Nursery serves dual purpose for this Oregon farm

The nursery portion of the farm sells wholesale and retail.

By Desiree Bergstrom

Capital Press

Published on August 17, 2018 2:57PM

Jim Geiselman, owner of Morning Shade Farm, said that the nursery grows about 20 different varieties of blueberries as well as other types or berries.

Desiree Bergstrom/Capital Press

Jim Geiselman, owner of Morning Shade Farm, said that the nursery grows about 20 different varieties of blueberries as well as other types or berries.

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Blueberry plants in the nursery at Morning Shade Farm in Canby, Ore.

Desiree Bergstrom/Capital Press

Blueberry plants in the nursery at Morning Shade Farm in Canby, Ore.


CANBY, Ore. — Morning Shade Farm began nearly 25 years ago, when Jim Geiselman and his wife, Kasi, decided they wanted to move to the country to raise their kids.

The farm lives up to its name, as cars make a turn off of Barnards Road in Canby, Ore., and onto a long gravel driveway that meanders through large trees, keeping the road almost fully in the shade.

As cars approach a large red barn, they are guided by small signs to dirt parking near the rows of blueberries.

The farm operates commercial and U-pick blueberry operations each year as well as a nursery operation that produces between 30,000 and 50,000 berry plants each year, Geiselman said.

The nursery is a small operation, Geiselman said.

“We are mostly targeting … that niche of people that big people don’t want to really deal with. The backyard growers (and) the small farmers,” he said.

The nursery portion of the farm sells wholesale and retail, Geiselman said. They don’t ship anywhere, so all sales are directly from the nursery.

It’s not only about blueberries, though.

“We have several other types of berries besides the blueberry. Blueberry is our main sale. We have several varieties of raspberries and currants and gooseberries,” he said. While the nursery grows mainly berries it also has a few other items such as kiwi and grapes.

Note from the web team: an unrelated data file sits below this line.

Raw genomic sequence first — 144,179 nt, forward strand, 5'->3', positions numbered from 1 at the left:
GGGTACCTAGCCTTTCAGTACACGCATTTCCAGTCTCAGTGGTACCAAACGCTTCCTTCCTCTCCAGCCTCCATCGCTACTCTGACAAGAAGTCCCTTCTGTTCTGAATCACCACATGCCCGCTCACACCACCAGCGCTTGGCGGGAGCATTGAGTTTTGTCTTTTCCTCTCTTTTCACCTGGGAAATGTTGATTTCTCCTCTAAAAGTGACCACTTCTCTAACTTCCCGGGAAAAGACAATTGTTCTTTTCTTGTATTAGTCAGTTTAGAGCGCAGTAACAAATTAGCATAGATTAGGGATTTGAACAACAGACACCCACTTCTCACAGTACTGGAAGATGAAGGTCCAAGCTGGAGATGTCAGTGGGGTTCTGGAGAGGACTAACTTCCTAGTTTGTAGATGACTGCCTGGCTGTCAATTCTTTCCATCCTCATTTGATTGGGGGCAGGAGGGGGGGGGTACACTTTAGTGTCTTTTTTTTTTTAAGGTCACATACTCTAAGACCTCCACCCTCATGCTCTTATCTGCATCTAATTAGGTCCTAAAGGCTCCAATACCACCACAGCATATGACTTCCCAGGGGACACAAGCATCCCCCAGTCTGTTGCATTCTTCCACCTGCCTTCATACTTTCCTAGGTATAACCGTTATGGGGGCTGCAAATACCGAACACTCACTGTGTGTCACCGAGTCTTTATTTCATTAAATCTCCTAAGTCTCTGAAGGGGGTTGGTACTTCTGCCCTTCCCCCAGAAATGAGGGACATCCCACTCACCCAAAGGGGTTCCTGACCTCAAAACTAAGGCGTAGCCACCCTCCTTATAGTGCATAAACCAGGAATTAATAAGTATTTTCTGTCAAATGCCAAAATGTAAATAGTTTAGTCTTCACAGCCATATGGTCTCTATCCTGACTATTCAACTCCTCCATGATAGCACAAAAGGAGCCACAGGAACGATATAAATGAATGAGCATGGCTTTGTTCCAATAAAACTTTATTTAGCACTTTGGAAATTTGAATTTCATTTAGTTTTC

The nursery serves a dual purpose for the farm, Geiselman said. Partially the nursery is a diversified piece of the business to make money, but it also supports what they do on the farm.

As an example, Geiselman said that at the nursery they are grafting orchard trees to plant on the farm so they can have a cider orchard.

“That is kind of how we got started in blueberries. … We were propagating our own” and then ended up selling some of the plants, he said.

When they first started, they were growing perennial ground covers, but after doing some research they decided that blueberries would be a good fit for them, Geiselman said, mentioning also how they generally liked blueberries.

Now, “We mainly grow (the blueberry plants) from liner stock that we buy from other nurseries. We do also propagate hardwood cuttings off of some of our varieties,” he said.

Liner stock is a term for young plants that are going to be grown for one or more seasons at the nursery before they are sold.

With blueberries, Geiselman said, his nursery is different than, for example, a traditional ornamental nursery selling flowers, because the blueberry plants take a lot longer to grow.

They sell the plants at about two years old, but the nursery also has plants that are older. Geiselman mentioned that allowing plants to bear fruit before they are ready isn’t great and they pick the flowers off to prevent the fruit from growing. “You usually don’t want to let them bear fruit until they are 3 or 4 years old,” he said.



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